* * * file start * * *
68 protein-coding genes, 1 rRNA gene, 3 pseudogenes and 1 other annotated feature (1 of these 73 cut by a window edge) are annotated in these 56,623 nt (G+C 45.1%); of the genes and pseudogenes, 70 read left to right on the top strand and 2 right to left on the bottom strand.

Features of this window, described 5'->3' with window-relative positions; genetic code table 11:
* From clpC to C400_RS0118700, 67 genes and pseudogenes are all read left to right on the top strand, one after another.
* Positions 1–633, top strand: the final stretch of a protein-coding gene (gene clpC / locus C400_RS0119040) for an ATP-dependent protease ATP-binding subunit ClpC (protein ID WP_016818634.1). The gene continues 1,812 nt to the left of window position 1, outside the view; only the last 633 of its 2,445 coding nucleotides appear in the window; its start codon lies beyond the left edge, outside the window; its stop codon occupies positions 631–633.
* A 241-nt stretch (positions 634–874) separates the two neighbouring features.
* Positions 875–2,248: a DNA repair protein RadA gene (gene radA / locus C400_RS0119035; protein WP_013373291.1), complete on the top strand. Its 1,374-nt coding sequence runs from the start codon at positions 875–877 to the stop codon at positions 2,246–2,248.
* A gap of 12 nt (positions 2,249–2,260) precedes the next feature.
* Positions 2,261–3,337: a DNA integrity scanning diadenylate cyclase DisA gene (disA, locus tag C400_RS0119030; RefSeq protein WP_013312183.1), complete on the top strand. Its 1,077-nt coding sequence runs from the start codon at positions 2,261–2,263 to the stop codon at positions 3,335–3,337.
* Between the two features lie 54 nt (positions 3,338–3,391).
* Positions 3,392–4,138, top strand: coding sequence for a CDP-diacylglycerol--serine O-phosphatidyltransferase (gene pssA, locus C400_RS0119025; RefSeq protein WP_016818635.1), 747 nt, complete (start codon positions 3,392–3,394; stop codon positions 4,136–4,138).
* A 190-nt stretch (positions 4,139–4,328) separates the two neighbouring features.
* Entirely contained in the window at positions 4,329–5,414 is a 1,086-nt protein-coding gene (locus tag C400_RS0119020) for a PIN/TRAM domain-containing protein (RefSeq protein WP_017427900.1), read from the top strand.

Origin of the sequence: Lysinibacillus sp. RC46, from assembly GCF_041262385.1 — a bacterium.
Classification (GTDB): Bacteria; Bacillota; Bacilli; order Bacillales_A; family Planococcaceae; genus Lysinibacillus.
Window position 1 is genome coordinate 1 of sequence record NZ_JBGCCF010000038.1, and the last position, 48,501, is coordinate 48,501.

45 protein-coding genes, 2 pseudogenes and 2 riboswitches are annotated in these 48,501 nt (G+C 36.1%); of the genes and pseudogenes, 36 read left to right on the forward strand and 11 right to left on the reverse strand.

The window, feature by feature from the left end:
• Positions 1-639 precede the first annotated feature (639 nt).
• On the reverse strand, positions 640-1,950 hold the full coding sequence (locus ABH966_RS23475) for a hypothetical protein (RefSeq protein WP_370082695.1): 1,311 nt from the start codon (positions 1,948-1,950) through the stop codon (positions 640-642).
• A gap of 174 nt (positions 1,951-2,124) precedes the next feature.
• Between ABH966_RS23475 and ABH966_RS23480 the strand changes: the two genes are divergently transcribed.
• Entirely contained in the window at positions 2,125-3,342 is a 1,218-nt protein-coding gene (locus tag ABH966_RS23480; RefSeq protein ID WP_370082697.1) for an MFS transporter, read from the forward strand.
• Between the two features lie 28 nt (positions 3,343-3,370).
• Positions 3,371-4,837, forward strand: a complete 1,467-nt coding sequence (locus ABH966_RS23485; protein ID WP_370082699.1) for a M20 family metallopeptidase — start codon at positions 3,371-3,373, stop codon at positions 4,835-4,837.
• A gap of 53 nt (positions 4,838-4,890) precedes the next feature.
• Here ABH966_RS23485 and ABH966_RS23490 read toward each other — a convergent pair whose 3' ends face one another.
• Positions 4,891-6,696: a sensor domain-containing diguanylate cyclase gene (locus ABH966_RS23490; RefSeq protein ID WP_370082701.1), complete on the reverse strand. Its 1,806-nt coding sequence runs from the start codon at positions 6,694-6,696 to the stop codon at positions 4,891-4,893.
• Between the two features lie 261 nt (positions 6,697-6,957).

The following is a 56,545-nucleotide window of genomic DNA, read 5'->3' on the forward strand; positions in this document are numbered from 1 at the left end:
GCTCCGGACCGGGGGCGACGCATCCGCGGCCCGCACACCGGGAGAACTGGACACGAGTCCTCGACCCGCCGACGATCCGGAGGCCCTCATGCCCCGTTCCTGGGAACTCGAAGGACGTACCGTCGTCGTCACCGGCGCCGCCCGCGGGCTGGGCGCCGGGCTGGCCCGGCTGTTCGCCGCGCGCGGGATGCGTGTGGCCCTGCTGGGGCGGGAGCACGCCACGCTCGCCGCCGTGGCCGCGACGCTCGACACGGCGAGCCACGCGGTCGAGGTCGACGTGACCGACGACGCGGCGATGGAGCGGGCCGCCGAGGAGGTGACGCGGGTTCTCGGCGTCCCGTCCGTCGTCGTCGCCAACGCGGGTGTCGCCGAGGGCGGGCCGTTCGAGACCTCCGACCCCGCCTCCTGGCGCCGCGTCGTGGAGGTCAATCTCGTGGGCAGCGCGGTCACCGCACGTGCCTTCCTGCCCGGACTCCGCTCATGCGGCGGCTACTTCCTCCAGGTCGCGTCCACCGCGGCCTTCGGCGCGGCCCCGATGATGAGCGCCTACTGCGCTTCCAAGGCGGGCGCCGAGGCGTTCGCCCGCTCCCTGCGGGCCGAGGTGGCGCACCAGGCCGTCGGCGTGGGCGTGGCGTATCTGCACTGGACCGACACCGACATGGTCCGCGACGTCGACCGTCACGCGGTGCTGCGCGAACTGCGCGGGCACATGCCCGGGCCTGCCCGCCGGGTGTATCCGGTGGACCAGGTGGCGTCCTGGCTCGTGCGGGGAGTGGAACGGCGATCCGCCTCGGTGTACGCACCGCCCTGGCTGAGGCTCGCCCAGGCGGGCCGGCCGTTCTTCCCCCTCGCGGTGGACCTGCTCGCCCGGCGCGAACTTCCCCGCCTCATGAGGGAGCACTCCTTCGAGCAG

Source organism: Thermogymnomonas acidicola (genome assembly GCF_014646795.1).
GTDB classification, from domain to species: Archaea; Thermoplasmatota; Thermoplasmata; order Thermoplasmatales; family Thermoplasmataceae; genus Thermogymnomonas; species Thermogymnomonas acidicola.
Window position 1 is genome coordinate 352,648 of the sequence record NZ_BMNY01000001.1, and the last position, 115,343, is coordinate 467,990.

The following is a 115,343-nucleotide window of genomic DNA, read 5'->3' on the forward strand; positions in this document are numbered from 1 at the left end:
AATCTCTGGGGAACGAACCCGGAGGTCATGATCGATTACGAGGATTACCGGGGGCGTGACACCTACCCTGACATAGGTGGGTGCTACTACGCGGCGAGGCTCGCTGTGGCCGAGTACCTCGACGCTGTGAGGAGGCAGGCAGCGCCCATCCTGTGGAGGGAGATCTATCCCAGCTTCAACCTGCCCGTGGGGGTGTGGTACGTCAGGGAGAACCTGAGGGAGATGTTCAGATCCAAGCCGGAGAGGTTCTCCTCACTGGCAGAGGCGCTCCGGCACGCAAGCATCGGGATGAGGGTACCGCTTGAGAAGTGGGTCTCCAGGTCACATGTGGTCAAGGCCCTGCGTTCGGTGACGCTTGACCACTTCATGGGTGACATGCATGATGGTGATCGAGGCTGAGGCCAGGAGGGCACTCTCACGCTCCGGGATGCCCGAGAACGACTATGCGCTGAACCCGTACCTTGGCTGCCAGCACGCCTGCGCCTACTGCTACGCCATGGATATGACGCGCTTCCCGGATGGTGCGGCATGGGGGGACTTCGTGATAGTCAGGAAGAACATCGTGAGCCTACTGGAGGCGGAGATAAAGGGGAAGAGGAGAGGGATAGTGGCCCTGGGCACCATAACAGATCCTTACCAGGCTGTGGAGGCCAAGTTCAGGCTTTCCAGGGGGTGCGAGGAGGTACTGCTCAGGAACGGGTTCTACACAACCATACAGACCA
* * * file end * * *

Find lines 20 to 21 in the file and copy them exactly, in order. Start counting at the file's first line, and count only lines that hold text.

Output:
• A gap of 174 nt (positions 1,951-2,124) precedes the next feature.
• Between ABH966_RS23475 and ABH966_RS23480 the strand changes: the two genes are divergently transcribed.